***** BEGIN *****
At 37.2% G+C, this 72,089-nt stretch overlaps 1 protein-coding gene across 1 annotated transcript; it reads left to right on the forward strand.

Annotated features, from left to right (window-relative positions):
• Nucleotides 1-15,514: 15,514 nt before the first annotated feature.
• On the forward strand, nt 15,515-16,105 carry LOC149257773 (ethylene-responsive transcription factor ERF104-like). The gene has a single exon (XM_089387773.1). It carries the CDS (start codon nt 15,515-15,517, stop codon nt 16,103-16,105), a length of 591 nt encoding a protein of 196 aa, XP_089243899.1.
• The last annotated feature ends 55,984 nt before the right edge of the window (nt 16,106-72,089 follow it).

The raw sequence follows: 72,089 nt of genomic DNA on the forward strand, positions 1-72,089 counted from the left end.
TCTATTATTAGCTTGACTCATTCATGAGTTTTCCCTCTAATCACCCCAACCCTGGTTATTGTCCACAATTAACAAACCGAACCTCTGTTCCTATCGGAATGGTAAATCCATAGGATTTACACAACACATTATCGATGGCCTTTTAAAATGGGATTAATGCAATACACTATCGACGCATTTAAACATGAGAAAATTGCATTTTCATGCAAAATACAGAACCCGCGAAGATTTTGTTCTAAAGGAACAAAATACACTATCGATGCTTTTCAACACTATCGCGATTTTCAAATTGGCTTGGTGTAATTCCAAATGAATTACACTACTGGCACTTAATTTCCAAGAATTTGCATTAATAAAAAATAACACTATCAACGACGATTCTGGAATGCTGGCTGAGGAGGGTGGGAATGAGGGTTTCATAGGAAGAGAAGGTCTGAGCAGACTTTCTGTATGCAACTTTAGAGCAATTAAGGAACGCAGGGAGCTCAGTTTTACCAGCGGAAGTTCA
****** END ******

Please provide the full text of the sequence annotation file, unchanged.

At 37.2% G+C, this 72,089-nt stretch overlaps 1 protein-coding gene across 1 annotated transcript; it reads left to right on the forward strand.

Annotated features, from left to right (window-relative positions):
• Nucleotides 1-15,514: 15,514 nt before the first annotated feature.
• On the forward strand, nt 15,515-16,105 carry LOC149257773 (ethylene-responsive transcription factor ERF104-like). The gene has a single exon (XM_089387773.1). It carries the CDS (start codon nt 15,515-15,517, stop codon nt 16,103-16,105), a length of 591 nt encoding a protein of 196 aa, XP_089243899.1.
• The last annotated feature ends 55,984 nt before the right edge of the window (nt 16,106-72,089 follow it).

The raw sequence follows: 72,089 nt of genomic DNA on the forward strand, positions 1-72,089 counted from the left end.
TCTATTATTAGCTTGACTCATTCATGAGTTTTCCCTCTAATCACCCCAACCCTGGTTATTGTCCACAATTAACAAACCGAACCTCTGTTCCTATCGGAATGGTAAATCCATAGGATTTACACAACACATTATCGATGGCCTTTTAAAATGGGATTAATGCAATACACTATCGACGCATTTAAACATGAGAAAATTGCATTTTCATGCAAAATACAGAACCCGCGAAGATTTTGTTCTAAAGGAACAAAATACACTATCGATGCTTTTCAACACTATCGCGATTTTCAAATTGGCTTGGTGTAATTCCAAATGAATTACACTACTGGCACTTAATTTCCAAGAATTTGCATTAATAAAAAATAACACTATCAACGACGATTCTGGAATGCTGGCTGAGGAGGGTGGGAATGAGGGTTTCATAGGAAGAGAAGGTCTGAGCAGACTTTCTGTATGCAACTTTAGAGCAATTAAGGAACGCAGGGAGCTCAGTTTTACCAGCGGAAGTTCA